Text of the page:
Audi WEC withdrawal not 'catastrophic' according to series boss

Audi's departure from the World Endurance Championship at the end of this season is not a catastrophe, according to series boss Gerard Neveu

Audi WEC withdrawal not 'catastrophic' according to series boss

Neveu insisted that the future of the WEC and the LMP1 class remained buoyant despite the announcement late last month that Audi will pull out of the series.

"This was not the best day regarding news for the championship, but it is nothing catastrophic," he said.

"There are good prospects in front of us and in the coming months we will have good news about new LMP2 teams, maybe privateer LMP1 teams, and we already have had an announcement about a new manufacturer in GTE [BMW's decision to join in 2018]."

Don't be fooled by VW's scandal smokescreen

Neveu stressed that only two manufacturers are required for a full world championship to be awarded in LMP1, meaning "all the conditions" are met.

Speculation that the Automobile Club de l'Ouest's contract with the FIA to promote the WEC has required three manufacturers since its renewal ahead of 2015 was "absolutely wrong", he said.

The WEC and the ACO remain, according to Neveu, in discussion with "many manufacturers" about joining the LMP1 division, but he would not reveal a potential timeline for the arrival of any newcomers.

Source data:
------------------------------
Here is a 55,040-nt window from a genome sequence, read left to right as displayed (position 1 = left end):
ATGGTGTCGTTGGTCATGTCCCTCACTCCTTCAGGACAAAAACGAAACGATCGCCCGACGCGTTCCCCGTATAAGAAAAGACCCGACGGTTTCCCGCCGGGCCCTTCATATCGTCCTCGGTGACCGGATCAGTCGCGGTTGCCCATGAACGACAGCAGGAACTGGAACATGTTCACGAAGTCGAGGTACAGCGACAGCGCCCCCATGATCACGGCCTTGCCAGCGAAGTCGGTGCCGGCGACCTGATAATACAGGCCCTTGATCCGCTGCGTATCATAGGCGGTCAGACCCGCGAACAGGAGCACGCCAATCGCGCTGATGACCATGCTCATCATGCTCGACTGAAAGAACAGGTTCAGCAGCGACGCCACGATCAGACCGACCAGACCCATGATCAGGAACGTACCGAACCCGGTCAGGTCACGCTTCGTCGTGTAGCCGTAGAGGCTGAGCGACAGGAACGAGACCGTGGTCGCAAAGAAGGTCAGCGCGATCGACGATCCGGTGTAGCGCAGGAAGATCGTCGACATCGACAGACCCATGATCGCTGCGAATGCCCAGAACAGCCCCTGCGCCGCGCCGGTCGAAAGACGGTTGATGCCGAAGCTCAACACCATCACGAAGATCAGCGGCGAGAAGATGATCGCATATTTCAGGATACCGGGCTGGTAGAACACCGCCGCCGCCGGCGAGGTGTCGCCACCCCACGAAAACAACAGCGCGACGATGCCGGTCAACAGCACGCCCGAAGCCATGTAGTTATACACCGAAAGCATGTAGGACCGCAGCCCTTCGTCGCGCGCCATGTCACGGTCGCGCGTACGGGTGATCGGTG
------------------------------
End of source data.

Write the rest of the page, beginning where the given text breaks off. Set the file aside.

Neither Neveu nor ACO president Pierre Fillon would be drawn on the likelihood of changes to the technological road map for LMP1 to reduce the cost of entering the class.

Neveu said: "The main target is to reduce costs and create conditions that welcome manufacturers, but this is not something new.

"There is a commission working on that and today is not the time to comment on any delay or adjustment to the technical regulations."

FULL WORLD STATUS FOR GTE

The plans to upgrade the overall GT drivers' and manufacturers' titles from 'trophies' to full world championships first discussed last year are due to go before the next World Motor Sport Council in December.

Lindsay Owen-Jones, president of the FIA endurance commission, explained he would be discussing the matter with FIA boss Jean Todt this week.

"The GT manufacturers have a very strong case that the championship deserves better recognition and I will be supporting that, but the decision is ultimately in the hands to the WMSC," he said.

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Don't be fooled by VW's scandal smokescreen

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